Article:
Research Roundup:    

Responsible Artificial Intelligence in Healthcare: Predicting and Preventing Insurance Claim Denials for Economic and Social Wellbeing
Marina Johnson, Abdullah Albizri and Antoine Harfouche. Information Systems Frontiers, April 2021.

The study: The authors examine AI models to help hospitals identify and prevent denials of patient insurance claims, aiming to cut the costs of appeals and reduce patient emotional distress. They examine six different kinds of algorithms to recommend the best model for predicting claim rejections and test it in a hospital. The authors use “white box” and “glass box” models, which reveal more data and mechanisms in an AI program than “black box” models, to develop what they label a Responsible Artificial Intelligence recommendation for an AI product to solve this problem.

In developing the proposed solution, the authors take into account five principles: transparency, justice, a no-harm approach, accountability and privacy.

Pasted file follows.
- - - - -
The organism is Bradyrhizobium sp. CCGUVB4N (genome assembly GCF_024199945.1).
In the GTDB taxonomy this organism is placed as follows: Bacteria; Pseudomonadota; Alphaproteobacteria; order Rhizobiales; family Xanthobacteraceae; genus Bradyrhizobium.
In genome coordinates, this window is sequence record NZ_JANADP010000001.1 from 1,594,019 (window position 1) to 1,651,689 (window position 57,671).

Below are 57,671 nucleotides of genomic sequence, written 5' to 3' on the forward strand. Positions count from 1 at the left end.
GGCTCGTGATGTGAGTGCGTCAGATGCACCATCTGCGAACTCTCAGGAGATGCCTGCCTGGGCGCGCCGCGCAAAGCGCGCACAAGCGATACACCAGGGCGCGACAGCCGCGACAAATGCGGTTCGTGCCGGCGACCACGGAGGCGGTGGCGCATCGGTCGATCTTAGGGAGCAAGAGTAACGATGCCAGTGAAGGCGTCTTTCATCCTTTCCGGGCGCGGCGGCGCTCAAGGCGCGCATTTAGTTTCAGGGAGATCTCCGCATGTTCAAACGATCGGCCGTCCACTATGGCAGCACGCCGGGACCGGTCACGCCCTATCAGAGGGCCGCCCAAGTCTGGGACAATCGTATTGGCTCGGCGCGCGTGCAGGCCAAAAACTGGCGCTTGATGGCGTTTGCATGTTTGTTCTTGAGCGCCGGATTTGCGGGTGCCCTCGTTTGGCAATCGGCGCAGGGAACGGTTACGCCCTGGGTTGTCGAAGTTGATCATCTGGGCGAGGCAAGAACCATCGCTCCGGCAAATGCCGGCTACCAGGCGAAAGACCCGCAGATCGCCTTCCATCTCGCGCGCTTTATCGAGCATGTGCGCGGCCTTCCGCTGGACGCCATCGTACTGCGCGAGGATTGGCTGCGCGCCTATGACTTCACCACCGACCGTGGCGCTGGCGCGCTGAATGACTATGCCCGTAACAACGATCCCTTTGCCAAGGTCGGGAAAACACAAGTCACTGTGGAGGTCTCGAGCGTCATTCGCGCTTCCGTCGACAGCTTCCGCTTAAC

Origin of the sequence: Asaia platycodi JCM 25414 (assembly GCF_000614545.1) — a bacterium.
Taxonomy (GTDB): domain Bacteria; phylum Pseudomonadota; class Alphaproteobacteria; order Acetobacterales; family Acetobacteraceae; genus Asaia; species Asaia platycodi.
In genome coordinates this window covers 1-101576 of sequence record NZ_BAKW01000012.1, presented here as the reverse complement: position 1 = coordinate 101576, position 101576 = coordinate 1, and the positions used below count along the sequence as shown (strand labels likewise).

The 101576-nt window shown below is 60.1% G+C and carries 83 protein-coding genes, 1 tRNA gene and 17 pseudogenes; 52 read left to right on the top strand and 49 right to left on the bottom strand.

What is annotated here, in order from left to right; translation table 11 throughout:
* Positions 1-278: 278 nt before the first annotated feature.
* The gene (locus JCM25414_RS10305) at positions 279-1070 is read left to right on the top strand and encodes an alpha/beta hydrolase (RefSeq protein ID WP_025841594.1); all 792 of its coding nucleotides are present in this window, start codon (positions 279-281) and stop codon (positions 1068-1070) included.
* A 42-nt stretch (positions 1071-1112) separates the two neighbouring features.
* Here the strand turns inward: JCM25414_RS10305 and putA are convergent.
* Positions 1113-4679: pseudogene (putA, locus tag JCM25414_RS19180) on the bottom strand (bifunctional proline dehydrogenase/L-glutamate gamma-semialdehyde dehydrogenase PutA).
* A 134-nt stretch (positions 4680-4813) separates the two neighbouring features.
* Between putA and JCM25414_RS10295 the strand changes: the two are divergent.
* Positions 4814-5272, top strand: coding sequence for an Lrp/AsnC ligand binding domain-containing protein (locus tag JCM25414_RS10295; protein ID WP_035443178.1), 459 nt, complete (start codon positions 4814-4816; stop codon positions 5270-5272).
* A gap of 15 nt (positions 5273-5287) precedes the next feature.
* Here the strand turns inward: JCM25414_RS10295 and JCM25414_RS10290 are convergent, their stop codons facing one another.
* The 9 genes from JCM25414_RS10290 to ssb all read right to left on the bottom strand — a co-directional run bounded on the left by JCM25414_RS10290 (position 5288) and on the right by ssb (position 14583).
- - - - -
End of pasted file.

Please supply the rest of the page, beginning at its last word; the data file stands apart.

To develop their proposal, the researchers used a dataset of 57,458 claims from a single hospital submitted to various insurance companies. They caution that their experiment involved using data from a single hospital.

The findings      
The solution the authors propose seeks to identify, in part, errors in coding and billing, medical needs, and mismatched codes for services and procedures to a patient’s diagnosis. Once flagged by the system the error can be fixed before submitting to an insurance company. That may spare the insured patient from going through the appeals process. The technical solution proposed by the authors “delivers a high accuracy rate” at about 83%, they write.

They recommend future research use data from insurance companies in which “many providers submit claims, providing more generalizable results.”

The authors write: “Insured patients suffering from a medical condition are overburdened if they have to deal with an appeal process for a denied claim. An AI solution similar to the one proposed in this study can prevent patients from dealing with the appeal process.”

Fair Regression for Health Care Spending